Kathrine Switzer with a mile to go in the difficult Motatapu Icebreaker, an all off-r|Courtesy1/4 Kathrine Switzer with a mile to go in the difficult Motatapu Icebreaker, an all off-r|Courtesy
Kathrine Switzer, age 64, at the finish of her 39th marathon, the 2011 BMW Berlin Mar|2/4 Kathrine Switzer, age 64, at the finish of her 39th marathon, the 2011 BMW Berlin Mar|
Cover of Kathrine Switzer’s memoir, Marathon Woman.|Courtesy3/4 Cover of Kathrine Switzer’s memoir, Marathon Woman.|Courtesy
Portrait of Kathrine Switzer taken in May 2011, in the apple orchards near her Americ|Joan Barker Images4/4 Portrait of Kathrine Switzer taken in May 2011, in the apple orchards near her Americ|Joan Barker Images
Fifty years after her historic Boston Marathon run, Kathrine Switzer will once again lace up her shoes and run the 26.2-mile course. But unlike the first time, when a race official accosted her near the start, she will receive a far friendlier reception.
Switzer was the first woman to officially enter and finish the race when she competed in 1967, a trail-blazing effort that would set her on a lifelong path of advocating for women in sports.
When Switzer ran in Boston half a century ago, the 20-year-old was the only registered female runner. When she returns for the Monday, April 17, event, she will be joined on the course by about 15,000 other elite female runners.
- All of these celebrities have had their nudes leaked 35 Pictures
- PHOTOS: Apple Emoji update includes a llama, skateboard and some bagel drama 24 Pictures
Switzer wasn't trying to break any barriers that first time around. There were no rules that explicitly banned women from running, and women had unofficially raced and finished before. But no woman had ever received a numbered entry.
In her race application, she entered using only her first initial, "K," allowing her in without alerting officials to her gender.
Switzer's story really started to take shape as she passed the two-mile marker that day.
"It wasn’t until a race official attacked me during the run did I become determined to finish and speak out on behalf of all women," she recalled on her website.
Switzer was referring to the infamous attempt by a race official to rip bib number 261 off her shirt. Dressed in baggy gray sweats that day, Switzer stuck out among the sea of runners as the only woman.
The race official,John “Jock” Semple, was so livid that a woman was running with an official number, that he sprinted onto the course and tried to rip the number from her.The scary, but unsuccessful attack was captured on camera, along with the actions of fellow runners who pushed Semple away.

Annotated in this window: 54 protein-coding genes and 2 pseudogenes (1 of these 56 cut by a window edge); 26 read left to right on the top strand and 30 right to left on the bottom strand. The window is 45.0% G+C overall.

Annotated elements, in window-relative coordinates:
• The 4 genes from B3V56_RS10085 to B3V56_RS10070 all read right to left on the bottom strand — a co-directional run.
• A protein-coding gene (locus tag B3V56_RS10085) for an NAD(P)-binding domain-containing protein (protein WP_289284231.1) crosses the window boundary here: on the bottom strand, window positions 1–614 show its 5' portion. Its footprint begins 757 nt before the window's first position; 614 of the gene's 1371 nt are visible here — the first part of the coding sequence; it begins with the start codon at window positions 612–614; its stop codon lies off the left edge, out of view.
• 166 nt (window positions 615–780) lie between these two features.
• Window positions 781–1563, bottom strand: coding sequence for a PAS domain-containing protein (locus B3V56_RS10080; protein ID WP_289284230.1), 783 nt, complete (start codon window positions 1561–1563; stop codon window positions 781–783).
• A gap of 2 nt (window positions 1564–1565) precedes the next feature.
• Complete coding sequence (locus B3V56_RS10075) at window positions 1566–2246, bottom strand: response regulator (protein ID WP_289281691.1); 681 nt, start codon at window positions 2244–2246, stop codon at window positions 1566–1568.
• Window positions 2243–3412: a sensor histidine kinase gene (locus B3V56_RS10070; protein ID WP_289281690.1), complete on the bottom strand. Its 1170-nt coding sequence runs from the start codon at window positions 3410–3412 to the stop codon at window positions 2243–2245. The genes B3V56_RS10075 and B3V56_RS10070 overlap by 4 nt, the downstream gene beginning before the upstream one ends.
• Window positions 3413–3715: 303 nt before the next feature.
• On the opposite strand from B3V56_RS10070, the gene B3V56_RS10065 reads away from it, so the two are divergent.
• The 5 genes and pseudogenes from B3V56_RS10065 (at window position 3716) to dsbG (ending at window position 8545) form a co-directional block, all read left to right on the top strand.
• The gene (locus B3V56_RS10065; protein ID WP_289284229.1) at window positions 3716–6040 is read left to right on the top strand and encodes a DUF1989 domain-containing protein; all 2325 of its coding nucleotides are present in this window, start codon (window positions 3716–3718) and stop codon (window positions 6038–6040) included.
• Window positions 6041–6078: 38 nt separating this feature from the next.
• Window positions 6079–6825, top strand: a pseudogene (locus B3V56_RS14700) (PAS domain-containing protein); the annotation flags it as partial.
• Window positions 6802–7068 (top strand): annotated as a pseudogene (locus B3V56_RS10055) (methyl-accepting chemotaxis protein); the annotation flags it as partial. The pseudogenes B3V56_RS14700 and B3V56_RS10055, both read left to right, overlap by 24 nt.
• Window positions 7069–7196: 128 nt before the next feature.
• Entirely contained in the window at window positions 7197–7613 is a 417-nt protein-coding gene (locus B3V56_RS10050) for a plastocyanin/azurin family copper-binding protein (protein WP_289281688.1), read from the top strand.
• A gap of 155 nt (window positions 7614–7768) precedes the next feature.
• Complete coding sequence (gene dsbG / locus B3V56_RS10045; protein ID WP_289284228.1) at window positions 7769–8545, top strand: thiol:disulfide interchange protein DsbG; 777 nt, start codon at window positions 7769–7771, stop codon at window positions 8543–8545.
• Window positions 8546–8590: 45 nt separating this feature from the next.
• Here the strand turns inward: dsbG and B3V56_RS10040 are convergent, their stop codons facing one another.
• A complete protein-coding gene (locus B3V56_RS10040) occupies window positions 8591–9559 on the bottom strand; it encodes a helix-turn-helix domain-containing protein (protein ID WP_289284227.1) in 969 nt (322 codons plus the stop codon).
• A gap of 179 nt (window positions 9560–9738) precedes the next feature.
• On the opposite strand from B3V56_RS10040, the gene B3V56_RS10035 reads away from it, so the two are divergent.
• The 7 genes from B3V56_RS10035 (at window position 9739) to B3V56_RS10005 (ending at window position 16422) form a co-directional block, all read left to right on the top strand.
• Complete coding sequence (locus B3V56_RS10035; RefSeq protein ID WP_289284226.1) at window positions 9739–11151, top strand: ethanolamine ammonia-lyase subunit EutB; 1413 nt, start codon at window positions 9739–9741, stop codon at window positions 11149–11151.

Although Semple had her disqualified, Switzer ended up completing the race in 4 hours and 20 minutes, crossing the finish line with a sense of purpose.
"I got my energy back, and became both radicalized and inspired by the incident with the official to create opportunities for other women in running,” she recalled. “When I finished, I felt like I had a life plan, and in fact, I did.”
It would be five years before women would be invited to run in the Boston Marathon.
Fast forward to 2017, when nearly half of the 30,000 racers competing will be woman.
Switzer's story grabbed headlines and she would take that drive and determination around the globe. To date, Switzer, now 70, has completed 39 marathons, inspiring thousands of women along the way.
Her organization, 261 Fearless, works to connect women runners and walkers and promotes healthy lifestyle values. It is named after that 1967 Boston Marathon race number. She also wrote a memoir, "Marathon Woman." A new edition of the book will be released on Tuesday, to celebrate the 50th anniversary of her run.
Switzer is credited for making room for women in marathon running. She even helped lobby to get the women's marathon added as an official Olympic sport— it was first included in the 1984 games.
Pushing for equality for women in sports has larger implications for how women are viewed in society, Switzer wrote on her website.
"I knew when the world saw women in the most difficult of all running events, competing in the most important and prestigious sports event — the Olympics — it would change world attitudes about women’s capability,” she wrote. “Everyone everywhere understands that 26.2 miles is a long way to run, and when they see women doing it they know that women can do anything and should be allowed to participate."